My mother called this photo of her mother “The Gargoyle.” Ouch. I have a different relationship with the image. A nicely framed version hangs in the bedroom next to my closet. I sometimes blow it a kiss.

Vera Kahn Glaser wanted her grandchildren to call her Gram. My older sister instead called her “Bee” and it stuck. Bee played an important role in my life. In my book, I give her credit for guiding me toward my career in photojournalism. She had noticed that I enjoyed using a camera and recommended that I read Portrait of Myself, Margaret Bourke-White’s autobiography. Bourke-White was a pioneering photographer who worked for Life magazine.

Vera was no pioneer. The rules of her time (she was born in 1900) dictated that her job was to bear children and run a household. A family history that she wrote at my request reported a luxurious childhood in Chicago as the daughter of Jules Kahn, a successful businessman, and Belle Jacob (“so outstandingly beautiful and popular that she was known as the ‘belle of Louisville.’”).

Bee wrote pages and pages about her family and my grandfather’s roots. The only reference to Judaism is this sentence about her husband, my grandfather, Clifford Glaser. “Despite all the travelling he did he was quite a playboy, an excellent mixer with as many Christian friends as Jewish – I met him when he came to Chicago with a golf team (he was a drinking, non-playing member).”

She does, however, mention Christian Science. Her father had lived with diabetes from the age of 30 until the disease killed him at the age of 57. Bee’s parents had become Christian Scientists in the early part of the twentieth century and her father refused to diet or to take insulin (invented a few years before he died). Bee writes, “I went to Christian Science Sunday School for 8 years but when I got to college I began to think and read books on Mary Baker Eddy which made me realize what a charlatan she was and that Christian Science was not a religion. I still claim my father died of Christian Science rather than diabetes.”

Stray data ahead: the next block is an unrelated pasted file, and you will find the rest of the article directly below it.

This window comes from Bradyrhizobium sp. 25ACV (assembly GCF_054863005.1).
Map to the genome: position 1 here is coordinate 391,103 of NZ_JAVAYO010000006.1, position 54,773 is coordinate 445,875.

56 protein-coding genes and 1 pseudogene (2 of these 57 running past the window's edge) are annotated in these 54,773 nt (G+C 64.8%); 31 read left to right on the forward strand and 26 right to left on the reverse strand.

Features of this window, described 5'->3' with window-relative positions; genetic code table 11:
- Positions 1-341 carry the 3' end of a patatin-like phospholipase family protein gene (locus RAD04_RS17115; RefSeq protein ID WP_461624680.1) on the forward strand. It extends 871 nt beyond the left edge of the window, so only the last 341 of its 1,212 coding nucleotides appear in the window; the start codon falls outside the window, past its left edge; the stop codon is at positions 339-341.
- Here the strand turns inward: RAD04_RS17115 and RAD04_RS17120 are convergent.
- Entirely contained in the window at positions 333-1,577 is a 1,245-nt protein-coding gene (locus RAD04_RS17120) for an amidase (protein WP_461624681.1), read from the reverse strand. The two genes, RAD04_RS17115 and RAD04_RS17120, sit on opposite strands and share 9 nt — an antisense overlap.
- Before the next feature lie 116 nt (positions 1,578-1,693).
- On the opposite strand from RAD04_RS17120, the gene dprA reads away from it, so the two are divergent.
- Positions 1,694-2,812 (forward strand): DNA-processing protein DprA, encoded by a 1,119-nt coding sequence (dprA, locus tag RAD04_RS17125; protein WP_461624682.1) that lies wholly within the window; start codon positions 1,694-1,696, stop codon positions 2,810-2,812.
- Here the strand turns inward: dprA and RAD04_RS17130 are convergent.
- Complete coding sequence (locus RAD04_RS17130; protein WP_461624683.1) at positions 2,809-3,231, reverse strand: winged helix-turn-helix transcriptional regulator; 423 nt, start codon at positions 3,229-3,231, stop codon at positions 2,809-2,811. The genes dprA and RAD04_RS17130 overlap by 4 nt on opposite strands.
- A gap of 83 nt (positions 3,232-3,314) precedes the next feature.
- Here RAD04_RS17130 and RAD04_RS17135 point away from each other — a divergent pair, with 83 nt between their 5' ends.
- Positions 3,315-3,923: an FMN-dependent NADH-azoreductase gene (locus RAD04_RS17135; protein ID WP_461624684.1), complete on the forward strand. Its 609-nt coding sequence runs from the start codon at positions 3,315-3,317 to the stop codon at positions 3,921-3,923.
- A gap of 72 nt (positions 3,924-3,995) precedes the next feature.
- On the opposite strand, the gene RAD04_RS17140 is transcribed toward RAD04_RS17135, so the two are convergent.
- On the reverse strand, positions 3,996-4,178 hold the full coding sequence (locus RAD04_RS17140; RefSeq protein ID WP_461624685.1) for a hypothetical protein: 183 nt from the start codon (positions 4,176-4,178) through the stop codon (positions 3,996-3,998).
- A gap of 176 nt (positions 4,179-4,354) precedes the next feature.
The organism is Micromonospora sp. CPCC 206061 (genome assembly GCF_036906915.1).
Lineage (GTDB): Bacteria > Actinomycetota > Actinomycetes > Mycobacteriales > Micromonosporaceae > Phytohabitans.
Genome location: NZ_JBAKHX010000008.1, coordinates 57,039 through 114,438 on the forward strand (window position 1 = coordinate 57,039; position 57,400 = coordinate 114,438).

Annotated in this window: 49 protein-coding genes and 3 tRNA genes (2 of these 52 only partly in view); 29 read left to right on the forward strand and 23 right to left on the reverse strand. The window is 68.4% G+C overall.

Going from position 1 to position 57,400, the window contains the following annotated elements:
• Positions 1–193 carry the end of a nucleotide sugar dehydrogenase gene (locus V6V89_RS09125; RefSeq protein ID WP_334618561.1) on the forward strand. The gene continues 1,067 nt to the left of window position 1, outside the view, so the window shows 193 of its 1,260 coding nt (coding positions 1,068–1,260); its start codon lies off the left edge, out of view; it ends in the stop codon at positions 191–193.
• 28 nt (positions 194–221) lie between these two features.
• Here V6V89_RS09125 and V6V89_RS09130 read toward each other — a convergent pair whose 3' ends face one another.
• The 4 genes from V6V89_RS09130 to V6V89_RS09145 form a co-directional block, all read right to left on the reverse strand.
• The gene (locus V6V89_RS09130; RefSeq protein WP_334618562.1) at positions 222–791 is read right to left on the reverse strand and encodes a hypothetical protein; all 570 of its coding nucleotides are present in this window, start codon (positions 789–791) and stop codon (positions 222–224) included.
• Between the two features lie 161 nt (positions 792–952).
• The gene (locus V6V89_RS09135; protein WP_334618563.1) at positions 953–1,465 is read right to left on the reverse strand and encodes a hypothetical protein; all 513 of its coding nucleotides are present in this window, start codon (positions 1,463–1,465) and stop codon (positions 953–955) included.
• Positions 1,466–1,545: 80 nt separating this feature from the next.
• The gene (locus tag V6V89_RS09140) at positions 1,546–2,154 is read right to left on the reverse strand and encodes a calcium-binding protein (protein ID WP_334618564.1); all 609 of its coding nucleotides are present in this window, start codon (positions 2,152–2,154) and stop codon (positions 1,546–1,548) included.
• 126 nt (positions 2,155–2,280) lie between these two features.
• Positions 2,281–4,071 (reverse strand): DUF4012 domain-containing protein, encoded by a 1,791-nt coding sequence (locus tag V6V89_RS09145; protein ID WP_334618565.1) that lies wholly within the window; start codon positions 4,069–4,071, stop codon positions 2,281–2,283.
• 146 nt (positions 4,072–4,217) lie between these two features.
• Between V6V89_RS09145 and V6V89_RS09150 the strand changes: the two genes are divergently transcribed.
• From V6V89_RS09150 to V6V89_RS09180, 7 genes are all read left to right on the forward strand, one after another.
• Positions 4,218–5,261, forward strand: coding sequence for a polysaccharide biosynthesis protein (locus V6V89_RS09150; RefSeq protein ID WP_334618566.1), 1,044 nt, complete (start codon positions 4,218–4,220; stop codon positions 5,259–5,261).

Bee does not report that the college she attended was Vassar. Vassar! I don’t remember learning about Bee’s high class education until after her death. Maybe not until my mother’s death and the discovery of a box of Bee’s Vassar memorabilia. Bee also did not write that during World War I, Clifford Glaser and a group of his friends shared a boat (maybe a yacht) and cruised up and down the East Coast “defending” the country.

My grandmother was a difficult woman. This scowl is her usual expression. She was exceptionally smart. Opinionated. And unhappy. Really unhappy. I think she was bored – all that intelligence and not enough to do. Her hobby was word origins. She had a library card catalog filled with her research. I remember looking up fuck. For use of carnal knowledge, the card said. I now know that’s not correct.

Bee never recovered from the loss of her family’s fortune, gone even before the Great Depression. She worried about money. When my family moved from the suburbs to rural St. Louis County the phone calls between Bee and my mother were subject to tolls. That expense forced mother and daughter to keep calls short. To add to her misery, Bee was nearly deaf. She wore clumsy beige hearing aids that she was always fussing with. Her inability to follow a conversation added to her frustration.

Maybe I liked my grandmother because the rest of my family complained about her. I have always been the rebel. But I wish I wish I wish I had known to ask for more of her story.

What we leave out can be important. Remember that when you read The Climb. Remember that when you tell your stories. And, please, tell your stories.

Abrams Nancy